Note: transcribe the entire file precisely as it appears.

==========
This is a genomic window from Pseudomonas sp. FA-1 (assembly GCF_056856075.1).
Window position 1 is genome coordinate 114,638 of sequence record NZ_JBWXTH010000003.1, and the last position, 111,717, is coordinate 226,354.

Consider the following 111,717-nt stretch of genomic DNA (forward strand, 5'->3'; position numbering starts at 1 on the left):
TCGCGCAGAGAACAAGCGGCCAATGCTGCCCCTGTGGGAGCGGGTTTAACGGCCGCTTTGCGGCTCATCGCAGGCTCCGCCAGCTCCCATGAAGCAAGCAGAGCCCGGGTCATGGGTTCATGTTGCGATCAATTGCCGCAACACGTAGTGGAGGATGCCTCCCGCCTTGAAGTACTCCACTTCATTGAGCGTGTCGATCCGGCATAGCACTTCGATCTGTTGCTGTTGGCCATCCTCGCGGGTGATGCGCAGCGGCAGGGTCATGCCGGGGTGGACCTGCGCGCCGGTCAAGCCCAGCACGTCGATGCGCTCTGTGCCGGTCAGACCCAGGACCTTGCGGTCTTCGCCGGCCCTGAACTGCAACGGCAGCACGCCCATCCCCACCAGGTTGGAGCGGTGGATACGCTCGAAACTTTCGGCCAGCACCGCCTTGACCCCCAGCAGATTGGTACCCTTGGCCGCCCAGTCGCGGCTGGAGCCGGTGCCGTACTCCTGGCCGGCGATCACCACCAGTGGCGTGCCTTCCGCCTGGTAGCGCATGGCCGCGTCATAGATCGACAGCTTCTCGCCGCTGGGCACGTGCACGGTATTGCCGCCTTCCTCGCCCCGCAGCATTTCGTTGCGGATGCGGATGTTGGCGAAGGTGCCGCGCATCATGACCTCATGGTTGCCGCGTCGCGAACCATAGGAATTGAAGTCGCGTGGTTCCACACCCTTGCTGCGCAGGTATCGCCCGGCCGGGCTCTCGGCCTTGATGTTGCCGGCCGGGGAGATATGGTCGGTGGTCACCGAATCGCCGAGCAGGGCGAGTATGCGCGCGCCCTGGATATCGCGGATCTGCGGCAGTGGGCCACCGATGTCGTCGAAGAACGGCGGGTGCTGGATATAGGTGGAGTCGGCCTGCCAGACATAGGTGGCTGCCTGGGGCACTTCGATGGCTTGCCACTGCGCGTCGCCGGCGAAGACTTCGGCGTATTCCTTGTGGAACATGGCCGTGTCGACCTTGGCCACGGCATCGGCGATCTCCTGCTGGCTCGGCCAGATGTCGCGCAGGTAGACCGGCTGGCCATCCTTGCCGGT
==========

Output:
This is a genomic window from Pseudomonas sp. FA-1 (assembly GCF_056856075.1).
Window position 1 is genome coordinate 114,638 of sequence record NZ_JBWXTH010000003.1, and the last position, 111,717, is coordinate 226,354.

Consider the following 111,717-nt stretch of genomic DNA (forward strand, 5'->3'; position numbering starts at 1 on the left):
TCGCGCAGAGAACAAGCGGCCAATGCTGCCCCTGTGGGAGCGGGTTTAACGGCCGCTTTGCGGCTCATCGCAGGCTCCGCCAGCTCCCATGAAGCAAGCAGAGCCCGGGTCATGGGTTCATGTTGCGATCAATTGCCGCAACACGTAGTGGAGGATGCCTCCCGCCTTGAAGTACTCCACTTCATTGAGCGTGTCGATCCGGCATAGCACTTCGATCTGTTGCTGTTGGCCATCCTCGCGGGTGATGCGCAGCGGCAGGGTCATGCCGGGGTGGACCTGCGCGCCGGTCAAGCCCAGCACGTCGATGCGCTCTGTGCCGGTCAGACCCAGGACCTTGCGGTCTTCGCCGGCCCTGAACTGCAACGGCAGCACGCCCATCCCCACCAGGTTGGAGCGGTGGATACGCTCGAAACTTTCGGCCAGCACCGCCTTGACCCCCAGCAGATTGGTACCCTTGGCCGCCCAGTCGCGGCTGGAGCCGGTGCCGTACTCCTGGCCGGCGATCACCACCAGTGGCGTGCCTTCCGCCTGGTAGCGCATGGCCGCGTCATAGATCGACAGCTTCTCGCCGCTGGGCACGTGCACGGTATTGCCGCCTTCCTCGCCCCGCAGCATTTCGTTGCGGATGCGGATGTTGGCGAAGGTGCCGCGCATCATGACCTCATGGTTGCCGCGTCGCGAACCATAGGAATTGAAGTCGCGTGGTTCCACACCCTTGCTGCGCAGGTATCGCCCGGCCGGGCTCTCGGCCTTGATGTTGCCGGCCGGGGAGATATGGTCGGTGGTCACCGAATCGCCGAGCAGGGCGAGTATGCGCGCGCCCTGGATATCGCGGATCTGCGGCAGTGGGCCACCGATGTCGTCGAAGAACGGCGGGTGCTGGATATAGGTGGAGTCGGCCTGCCAGACATAGGTGGCTGCCTGGGGCACTTCGATGGCTTGCCACTGCGCGTCGCCGGCGAAGACTTCGGCGTATTCCTTGTGGAACATGGCCGTGTCGACCTTGGCCACGGCATCGGCGATCTCCTGCTGGCTCGGCCAGATGTCGCGCAGGTAGACCGGCTGGCCATCCTTGCCGGT